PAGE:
My hope, however, is that 2020 represents that radical shift for us to revisit our professional identity grounded in multiculturalism, advocacy and social justice. I ask myself again about the next era of counseling to revisit this identity as we practice, teach and advocate. One opportunity for us to consider as a profession is the impact driven by community partnerships and community-engaged initiatives.

Readers may think I am referring to a plunge, legislative advocacy or a cultural immersion project, but community engagement is so much deeper. It is an opportunity for each of us across several specialties (e.g., clinical mental health, school, couple and family, rehabilitation, college) to intentionally build partnerships with stakeholders and invite the cultural capital that already exists across culturally diverse and historically marginalized communities. It is our method of creating equitable partnerships with community stakeholders and community leaders. Many historically marginalized communities already sustain and own the tools, knowledge and wealth of cultural capital within their own communities. This valuable cultural knowledge has also been passed down generationally over centuries. Community partnerships become a way to signify that their lives and stories — often stories that counter oppression — ultimately do matter.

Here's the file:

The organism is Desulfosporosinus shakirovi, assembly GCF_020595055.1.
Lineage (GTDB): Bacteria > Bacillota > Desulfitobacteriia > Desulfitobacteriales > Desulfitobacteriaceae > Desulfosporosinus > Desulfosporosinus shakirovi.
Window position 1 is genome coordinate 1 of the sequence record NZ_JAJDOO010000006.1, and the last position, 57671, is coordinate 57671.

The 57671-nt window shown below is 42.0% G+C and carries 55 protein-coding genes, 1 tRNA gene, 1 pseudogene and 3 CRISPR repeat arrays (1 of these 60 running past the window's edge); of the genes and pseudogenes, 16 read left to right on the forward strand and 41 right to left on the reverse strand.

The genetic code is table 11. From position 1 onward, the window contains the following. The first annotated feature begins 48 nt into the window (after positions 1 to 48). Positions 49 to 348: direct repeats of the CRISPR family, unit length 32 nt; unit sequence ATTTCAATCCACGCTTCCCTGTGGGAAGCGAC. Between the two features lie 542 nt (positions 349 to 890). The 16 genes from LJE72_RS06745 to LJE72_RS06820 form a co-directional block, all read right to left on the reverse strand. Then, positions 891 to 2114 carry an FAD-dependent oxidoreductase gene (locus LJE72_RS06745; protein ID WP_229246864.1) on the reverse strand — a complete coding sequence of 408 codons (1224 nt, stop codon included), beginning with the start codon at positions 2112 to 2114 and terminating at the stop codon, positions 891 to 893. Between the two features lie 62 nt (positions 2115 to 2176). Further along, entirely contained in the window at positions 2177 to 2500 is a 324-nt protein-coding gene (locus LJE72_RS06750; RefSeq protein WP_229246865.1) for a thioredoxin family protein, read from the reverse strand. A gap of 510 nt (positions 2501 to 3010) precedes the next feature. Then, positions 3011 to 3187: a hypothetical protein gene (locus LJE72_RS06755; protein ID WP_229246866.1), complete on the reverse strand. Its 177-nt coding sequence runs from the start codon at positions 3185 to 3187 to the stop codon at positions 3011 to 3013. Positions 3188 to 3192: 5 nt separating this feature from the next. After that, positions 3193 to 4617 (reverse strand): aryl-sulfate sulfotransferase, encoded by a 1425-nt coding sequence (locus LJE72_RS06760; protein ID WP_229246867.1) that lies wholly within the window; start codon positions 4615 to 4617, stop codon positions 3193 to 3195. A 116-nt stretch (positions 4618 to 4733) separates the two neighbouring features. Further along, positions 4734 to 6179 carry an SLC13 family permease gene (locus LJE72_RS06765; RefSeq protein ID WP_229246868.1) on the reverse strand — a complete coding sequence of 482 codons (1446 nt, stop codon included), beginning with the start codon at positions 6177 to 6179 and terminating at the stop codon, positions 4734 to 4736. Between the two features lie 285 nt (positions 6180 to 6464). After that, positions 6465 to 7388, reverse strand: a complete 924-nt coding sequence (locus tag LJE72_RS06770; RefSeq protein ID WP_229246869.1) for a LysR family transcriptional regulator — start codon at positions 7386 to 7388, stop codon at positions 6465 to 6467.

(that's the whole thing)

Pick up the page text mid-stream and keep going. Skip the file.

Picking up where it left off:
Community partnerships and engagement can be implemented across numerous sectors within the counseling profession. For instance, counselor educators can design a major class assignment that addresses counseling and mental health literacy among community members. Counselor educators and their students can collaborate with community leaders to angle their counseling literacy and mental health literacy initiatives in culturally responsive ways. Within community agencies and schools, community-engaged projects similar to these ideas can also identify pathways for community stakeholders and members to feel empowered to access their counseling services. Julia Bryan’s work in school-community-family partnerships is a serious testament to employing culturally responsive partnerships to further engage culturally diverse and historically marginalized students, especially students who are Black, Indigenous and people of color. I ask counselor educators and counselors, however, to intentionally build these partnerships and sustain them, so that they seek continuous input from community stakeholders and leaders rather than making them one-time events.